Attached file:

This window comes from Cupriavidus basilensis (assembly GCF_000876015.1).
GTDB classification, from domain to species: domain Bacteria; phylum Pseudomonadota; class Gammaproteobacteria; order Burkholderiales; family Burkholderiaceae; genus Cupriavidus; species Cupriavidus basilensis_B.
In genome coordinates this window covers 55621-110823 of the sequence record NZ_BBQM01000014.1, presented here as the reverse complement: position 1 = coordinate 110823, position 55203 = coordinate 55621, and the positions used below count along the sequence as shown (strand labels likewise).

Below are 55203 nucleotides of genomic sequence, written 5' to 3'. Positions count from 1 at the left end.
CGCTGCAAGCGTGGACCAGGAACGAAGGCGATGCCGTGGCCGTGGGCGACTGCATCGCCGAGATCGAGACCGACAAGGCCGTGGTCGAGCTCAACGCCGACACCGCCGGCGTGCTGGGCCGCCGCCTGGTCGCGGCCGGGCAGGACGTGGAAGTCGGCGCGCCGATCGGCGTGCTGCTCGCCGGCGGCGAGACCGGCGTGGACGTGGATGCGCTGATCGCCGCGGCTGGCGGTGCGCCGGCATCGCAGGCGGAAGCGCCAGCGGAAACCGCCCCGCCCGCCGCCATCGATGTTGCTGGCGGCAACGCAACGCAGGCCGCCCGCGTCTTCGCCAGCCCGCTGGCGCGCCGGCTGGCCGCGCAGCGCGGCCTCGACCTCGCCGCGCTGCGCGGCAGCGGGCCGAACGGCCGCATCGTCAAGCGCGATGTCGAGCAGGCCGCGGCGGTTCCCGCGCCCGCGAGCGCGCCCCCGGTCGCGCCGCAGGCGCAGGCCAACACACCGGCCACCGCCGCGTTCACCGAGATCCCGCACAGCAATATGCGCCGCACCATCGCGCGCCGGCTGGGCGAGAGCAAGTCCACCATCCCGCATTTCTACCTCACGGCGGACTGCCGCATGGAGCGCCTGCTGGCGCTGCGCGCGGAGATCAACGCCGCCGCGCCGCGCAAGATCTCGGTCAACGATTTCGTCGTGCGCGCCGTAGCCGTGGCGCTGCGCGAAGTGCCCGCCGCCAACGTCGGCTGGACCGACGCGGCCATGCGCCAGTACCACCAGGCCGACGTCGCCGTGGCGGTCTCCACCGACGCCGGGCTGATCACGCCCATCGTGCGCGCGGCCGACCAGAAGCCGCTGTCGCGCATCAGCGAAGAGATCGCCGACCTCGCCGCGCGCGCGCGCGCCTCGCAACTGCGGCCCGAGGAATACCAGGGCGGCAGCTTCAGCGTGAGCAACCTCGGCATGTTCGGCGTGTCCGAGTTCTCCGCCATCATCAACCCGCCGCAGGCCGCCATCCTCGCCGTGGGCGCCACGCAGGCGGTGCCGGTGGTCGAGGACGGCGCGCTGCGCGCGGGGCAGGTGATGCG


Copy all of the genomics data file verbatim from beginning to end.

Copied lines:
This window comes from Cupriavidus basilensis (assembly GCF_000876015.1).
GTDB classification, from domain to species: domain Bacteria; phylum Pseudomonadota; class Gammaproteobacteria; order Burkholderiales; family Burkholderiaceae; genus Cupriavidus; species Cupriavidus basilensis_B.
In genome coordinates this window covers 55621-110823 of the sequence record NZ_BBQM01000014.1, presented here as the reverse complement: position 1 = coordinate 110823, position 55203 = coordinate 55621, and the positions used below count along the sequence as shown (strand labels likewise).

Below are 55203 nucleotides of genomic sequence, written 5' to 3'. Positions count from 1 at the left end.
CGCTGCAAGCGTGGACCAGGAACGAAGGCGATGCCGTGGCCGTGGGCGACTGCATCGCCGAGATCGAGACCGACAAGGCCGTGGTCGAGCTCAACGCCGACACCGCCGGCGTGCTGGGCCGCCGCCTGGTCGCGGCCGGGCAGGACGTGGAAGTCGGCGCGCCGATCGGCGTGCTGCTCGCCGGCGGCGAGACCGGCGTGGACGTGGATGCGCTGATCGCCGCGGCTGGCGGTGCGCCGGCATCGCAGGCGGAAGCGCCAGCGGAAACCGCCCCGCCCGCCGCCATCGATGTTGCTGGCGGCAACGCAACGCAGGCCGCCCGCGTCTTCGCCAGCCCGCTGGCGCGCCGGCTGGCCGCGCAGCGCGGCCTCGACCTCGCCGCGCTGCGCGGCAGCGGGCCGAACGGCCGCATCGTCAAGCGCGATGTCGAGCAGGCCGCGGCGGTTCCCGCGCCCGCGAGCGCGCCCCCGGTCGCGCCGCAGGCGCAGGCCAACACACCGGCCACCGCCGCGTTCACCGAGATCCCGCACAGCAATATGCGCCGCACCATCGCGCGCCGGCTGGGCGAGAGCAAGTCCACCATCCCGCATTTCTACCTCACGGCGGACTGCCGCATGGAGCGCCTGCTGGCGCTGCGCGCGGAGATCAACGCCGCCGCGCCGCGCAAGATCTCGGTCAACGATTTCGTCGTGCGCGCCGTAGCCGTGGCGCTGCGCGAAGTGCCCGCCGCCAACGTCGGCTGGACCGACGCGGCCATGCGCCAGTACCACCAGGCCGACGTCGCCGTGGCGGTCTCCACCGACGCCGGGCTGATCACGCCCATCGTGCGCGCGGCCGACCAGAAGCCGCTGTCGCGCATCAGCGAAGAGATCGCCGACCTCGCCGCGCGCGCGCGCGCCTCGCAACTGCGGCCCGAGGAATACCAGGGCGGCAGCTTCAGCGTGAGCAACCTCGGCATGTTCGGCGTGTCCGAGTTCTCCGCCATCATCAACCCGCCGCAGGCCGCCATCCTCGCCGTGGGCGCCACGCAGGCGGTGCCGGTGGTCGAGGACGGCGCGCTGCGCGCGGGGCAGGTGATGCG